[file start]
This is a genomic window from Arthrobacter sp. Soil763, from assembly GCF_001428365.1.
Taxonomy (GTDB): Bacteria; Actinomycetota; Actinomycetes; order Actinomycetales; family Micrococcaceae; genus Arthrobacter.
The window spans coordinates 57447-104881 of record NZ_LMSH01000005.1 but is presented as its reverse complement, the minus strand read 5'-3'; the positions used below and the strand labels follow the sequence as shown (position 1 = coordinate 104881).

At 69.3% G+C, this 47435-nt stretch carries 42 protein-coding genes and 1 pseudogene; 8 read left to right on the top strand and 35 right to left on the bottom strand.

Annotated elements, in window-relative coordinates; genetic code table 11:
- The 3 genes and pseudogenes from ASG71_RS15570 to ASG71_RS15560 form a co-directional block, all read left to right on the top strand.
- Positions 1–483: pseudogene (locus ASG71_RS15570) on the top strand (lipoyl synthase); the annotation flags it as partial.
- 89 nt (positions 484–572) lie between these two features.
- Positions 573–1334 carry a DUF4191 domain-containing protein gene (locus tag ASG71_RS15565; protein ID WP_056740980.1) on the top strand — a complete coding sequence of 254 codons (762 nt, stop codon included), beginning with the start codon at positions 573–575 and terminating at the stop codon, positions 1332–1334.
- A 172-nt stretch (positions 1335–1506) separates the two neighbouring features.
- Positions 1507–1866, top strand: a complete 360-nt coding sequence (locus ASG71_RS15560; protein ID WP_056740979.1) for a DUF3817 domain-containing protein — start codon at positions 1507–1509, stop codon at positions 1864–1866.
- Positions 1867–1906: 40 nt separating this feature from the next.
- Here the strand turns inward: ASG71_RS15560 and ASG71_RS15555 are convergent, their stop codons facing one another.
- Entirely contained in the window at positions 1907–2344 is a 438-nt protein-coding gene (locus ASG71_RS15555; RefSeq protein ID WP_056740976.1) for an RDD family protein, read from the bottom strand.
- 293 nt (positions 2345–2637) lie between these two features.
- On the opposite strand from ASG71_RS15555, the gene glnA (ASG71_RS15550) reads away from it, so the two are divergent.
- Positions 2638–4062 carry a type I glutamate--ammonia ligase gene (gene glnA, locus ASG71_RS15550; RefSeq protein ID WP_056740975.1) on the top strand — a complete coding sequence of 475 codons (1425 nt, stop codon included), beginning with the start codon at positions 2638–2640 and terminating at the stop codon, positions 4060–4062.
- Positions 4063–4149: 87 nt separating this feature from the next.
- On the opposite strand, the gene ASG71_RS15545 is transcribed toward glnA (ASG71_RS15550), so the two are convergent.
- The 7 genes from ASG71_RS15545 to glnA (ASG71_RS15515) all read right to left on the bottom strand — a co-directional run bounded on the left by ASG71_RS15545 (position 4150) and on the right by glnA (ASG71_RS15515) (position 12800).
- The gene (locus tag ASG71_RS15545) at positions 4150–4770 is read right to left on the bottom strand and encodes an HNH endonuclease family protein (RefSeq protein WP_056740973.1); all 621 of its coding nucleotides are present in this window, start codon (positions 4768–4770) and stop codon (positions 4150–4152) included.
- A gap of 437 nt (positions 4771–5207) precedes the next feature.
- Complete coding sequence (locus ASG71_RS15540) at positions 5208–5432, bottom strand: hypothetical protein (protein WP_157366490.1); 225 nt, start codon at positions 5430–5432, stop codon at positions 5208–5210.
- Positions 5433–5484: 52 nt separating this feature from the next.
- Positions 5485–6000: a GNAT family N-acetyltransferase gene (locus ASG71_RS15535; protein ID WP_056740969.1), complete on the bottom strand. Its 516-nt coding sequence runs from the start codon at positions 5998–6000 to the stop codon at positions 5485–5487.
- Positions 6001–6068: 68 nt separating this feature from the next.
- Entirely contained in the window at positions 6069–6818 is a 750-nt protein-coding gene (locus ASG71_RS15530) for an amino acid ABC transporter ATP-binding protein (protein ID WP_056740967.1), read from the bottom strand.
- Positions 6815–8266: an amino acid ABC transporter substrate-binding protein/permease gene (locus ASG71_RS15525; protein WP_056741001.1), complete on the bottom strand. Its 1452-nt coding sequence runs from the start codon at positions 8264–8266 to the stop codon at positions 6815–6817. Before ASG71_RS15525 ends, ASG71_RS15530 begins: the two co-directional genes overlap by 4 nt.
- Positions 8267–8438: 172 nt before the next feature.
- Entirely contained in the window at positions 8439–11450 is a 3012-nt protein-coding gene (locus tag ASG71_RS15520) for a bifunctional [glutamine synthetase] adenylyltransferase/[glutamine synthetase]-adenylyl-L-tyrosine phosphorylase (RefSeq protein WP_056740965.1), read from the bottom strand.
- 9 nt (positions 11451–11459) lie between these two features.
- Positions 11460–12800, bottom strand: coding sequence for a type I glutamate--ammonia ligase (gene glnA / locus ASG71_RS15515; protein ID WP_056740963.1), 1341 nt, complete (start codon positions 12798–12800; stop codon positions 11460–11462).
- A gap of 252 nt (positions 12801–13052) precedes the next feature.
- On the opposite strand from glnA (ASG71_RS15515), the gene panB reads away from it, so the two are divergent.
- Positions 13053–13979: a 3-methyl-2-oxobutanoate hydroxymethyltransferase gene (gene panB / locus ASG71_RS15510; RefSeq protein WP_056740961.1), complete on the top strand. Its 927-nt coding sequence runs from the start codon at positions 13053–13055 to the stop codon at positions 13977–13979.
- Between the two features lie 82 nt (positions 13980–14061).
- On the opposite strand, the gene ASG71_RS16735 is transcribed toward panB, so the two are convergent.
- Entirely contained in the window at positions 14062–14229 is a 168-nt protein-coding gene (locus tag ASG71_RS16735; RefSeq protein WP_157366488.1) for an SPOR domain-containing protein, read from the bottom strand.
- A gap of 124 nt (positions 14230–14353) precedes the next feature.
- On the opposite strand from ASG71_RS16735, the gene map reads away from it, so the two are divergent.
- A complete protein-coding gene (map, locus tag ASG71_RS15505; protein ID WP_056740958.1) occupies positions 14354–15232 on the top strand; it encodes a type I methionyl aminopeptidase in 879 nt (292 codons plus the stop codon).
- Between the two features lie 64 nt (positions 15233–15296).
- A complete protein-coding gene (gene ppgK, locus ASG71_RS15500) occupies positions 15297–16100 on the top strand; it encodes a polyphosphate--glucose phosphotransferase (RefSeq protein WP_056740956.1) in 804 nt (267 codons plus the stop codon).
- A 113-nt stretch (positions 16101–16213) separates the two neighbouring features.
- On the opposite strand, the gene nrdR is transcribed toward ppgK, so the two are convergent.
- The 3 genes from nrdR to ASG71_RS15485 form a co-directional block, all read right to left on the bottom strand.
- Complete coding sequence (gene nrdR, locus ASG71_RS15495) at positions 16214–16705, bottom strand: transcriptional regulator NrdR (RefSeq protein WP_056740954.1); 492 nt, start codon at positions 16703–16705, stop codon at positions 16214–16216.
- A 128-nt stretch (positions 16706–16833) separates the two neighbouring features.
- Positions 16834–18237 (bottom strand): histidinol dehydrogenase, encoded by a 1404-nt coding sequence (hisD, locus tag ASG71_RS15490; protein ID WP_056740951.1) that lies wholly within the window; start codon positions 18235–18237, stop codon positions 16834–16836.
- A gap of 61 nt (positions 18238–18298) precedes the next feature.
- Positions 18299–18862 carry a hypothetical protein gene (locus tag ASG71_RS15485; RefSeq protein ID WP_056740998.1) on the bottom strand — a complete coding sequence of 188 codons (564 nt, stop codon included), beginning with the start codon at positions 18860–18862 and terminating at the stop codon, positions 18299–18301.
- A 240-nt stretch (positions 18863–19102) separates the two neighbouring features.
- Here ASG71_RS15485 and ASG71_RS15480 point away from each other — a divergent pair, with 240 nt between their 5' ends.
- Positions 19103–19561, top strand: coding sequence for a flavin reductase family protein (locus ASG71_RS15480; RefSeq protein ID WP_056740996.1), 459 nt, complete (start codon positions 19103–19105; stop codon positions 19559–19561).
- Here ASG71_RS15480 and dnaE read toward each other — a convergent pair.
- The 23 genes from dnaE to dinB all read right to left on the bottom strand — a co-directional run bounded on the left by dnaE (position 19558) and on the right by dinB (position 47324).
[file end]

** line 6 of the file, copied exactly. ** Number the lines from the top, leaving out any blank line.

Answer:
- The 3 genes and pseudogenes from ASG71_RS15570 to ASG71_RS15560 form a co-directional block, all read left to right on the top strand.